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Ep 99 - Addressing Anxiety Part 2 with Amanda Huggins

Woman with hands clenched near face, looking anxious

In part two of this conversation, Amanda Huggins offers listeners somatic tools for addressing anxiety, including meditation, box breathing, and heart-focused breathing. She discusses how to work with clients with anxiety (space holding, not advice; supportive  affirmations, not comparisons) and advocates for all of us to “triple down on self-care.”

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Author Bio

Amanda Huggins is a respected anxiety and mindfulness coach, certified yoga instructor, brand ambassador, writer, and keynote speaker. After successfully spending nearly a decade in the startup space as a content and communications specialist, Amanda broke past her fears to follow her calling for helping people break past their internal barriers of self-worth, fear, and anxiety. Her unique blend of spiritual, scientific, practical, and accessible approaches has helped hundreds of clients move beyond their anxious minds and into a state of profound, holistic success. For more information, visit â€¯ 


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Full Transcript

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0:01:17.9 Darren Buford: Welcome to the ABMP podcast. My name is Darren Buford, I'm Editor-in-Chief of massage and bodywork magazine and Senior Director of Communications for ABMP.

0:01:26.4 KC: And I'm Kristin Coverly, licensed massage therapist and ABMP's Director of Professional Education.

0:01:31.7 DB: This is part two of our podcast on anxiety with Amanda Huggins. Amanda is a respected anxiety and mindfulness coach, certified yoga instructor, brand ambassador, writer and keynote speaker. For more information, visit Okay, let's dive right back in. Amanda, what are some examples of somatic tools someone can use to support anxiety relief?

0:01:56.1 Amanda Huggins: In our first part or our first conversation, I had mentioned meditation. Meditation can be a pretty broad practice. I'd love to offer for listeners two potential options that I call eyes open meditation or at least one of them is eyes open, the other one is often served best, eyes closed, but... Are you familiar with box breathing?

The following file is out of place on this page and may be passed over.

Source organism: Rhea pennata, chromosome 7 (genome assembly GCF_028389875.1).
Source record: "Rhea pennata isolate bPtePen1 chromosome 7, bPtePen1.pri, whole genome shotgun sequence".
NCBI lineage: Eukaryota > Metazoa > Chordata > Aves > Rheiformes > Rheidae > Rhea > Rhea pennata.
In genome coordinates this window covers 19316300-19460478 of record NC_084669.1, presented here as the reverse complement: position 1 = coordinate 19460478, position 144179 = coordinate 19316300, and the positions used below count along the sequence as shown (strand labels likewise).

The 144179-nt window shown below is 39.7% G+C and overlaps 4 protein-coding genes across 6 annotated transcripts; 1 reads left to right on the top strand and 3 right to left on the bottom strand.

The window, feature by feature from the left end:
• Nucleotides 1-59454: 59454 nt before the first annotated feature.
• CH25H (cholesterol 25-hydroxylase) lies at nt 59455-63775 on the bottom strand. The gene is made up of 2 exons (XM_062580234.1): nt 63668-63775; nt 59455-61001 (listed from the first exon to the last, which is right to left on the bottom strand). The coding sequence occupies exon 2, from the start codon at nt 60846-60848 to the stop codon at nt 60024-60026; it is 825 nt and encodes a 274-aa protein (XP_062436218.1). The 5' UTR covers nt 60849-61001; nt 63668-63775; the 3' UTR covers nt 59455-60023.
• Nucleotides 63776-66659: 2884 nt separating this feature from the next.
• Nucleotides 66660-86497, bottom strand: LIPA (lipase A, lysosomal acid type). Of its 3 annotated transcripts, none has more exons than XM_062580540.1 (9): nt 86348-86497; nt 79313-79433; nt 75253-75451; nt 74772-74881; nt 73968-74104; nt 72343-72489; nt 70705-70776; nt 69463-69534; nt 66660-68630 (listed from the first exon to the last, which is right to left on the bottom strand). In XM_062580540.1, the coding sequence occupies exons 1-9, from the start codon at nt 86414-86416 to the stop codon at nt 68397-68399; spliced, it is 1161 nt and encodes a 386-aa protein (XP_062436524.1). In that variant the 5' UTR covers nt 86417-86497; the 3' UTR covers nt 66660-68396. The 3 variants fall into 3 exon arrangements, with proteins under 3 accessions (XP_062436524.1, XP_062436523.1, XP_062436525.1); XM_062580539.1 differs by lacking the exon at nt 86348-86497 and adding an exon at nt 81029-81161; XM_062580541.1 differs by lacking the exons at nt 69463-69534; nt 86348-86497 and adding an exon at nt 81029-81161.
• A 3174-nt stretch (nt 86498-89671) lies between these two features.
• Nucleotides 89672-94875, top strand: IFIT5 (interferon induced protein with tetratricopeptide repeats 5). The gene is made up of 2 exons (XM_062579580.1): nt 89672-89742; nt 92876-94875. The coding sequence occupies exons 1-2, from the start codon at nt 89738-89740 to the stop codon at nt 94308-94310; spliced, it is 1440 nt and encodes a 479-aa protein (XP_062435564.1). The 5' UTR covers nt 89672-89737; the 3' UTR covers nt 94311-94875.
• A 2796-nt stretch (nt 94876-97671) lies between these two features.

0:02:20.0 KC: No, and I was gonna ask you about that when you mentioned it in part one. I was so curious, but I figured it was coming in this somatic section.

0:02:28.0 AH: Oh, it is my absolute favorite, because all you have to know is the shape of a box, and you have to remember how to breathe, and that's about it. So the way that box breathing works is we inhale for four seconds, almost like you're drawing one side of the box. We hold for four seconds, exhale for four seconds, and then hold empty for four seconds. So box is really just to give you a visual for what the breath is doing, and I suggest you repeat that between 15 to 20 times. What we're doing is triggering the vagus nerve, and the holes at the top and the bottom of the breath are really important because there are many types of meditation where we're doing like circular breathing and breathing in and out. We're oxygenating our system. This is not that. We are trying to calm ourselves down. I always say this is the one you do at your desk while you're at work, if you don't want your boss to know that you're stressed or you're maybe feeling into some energy from a client, and you wanna just rid that away without them really seeing it, that is an excellent opportunity. And then there's something called heart-focused breathing, which is a really cool experience because it basically presents the opportunity for you to create a new feeling in your body. So hunger right? What... Kristin, what is your favorite food?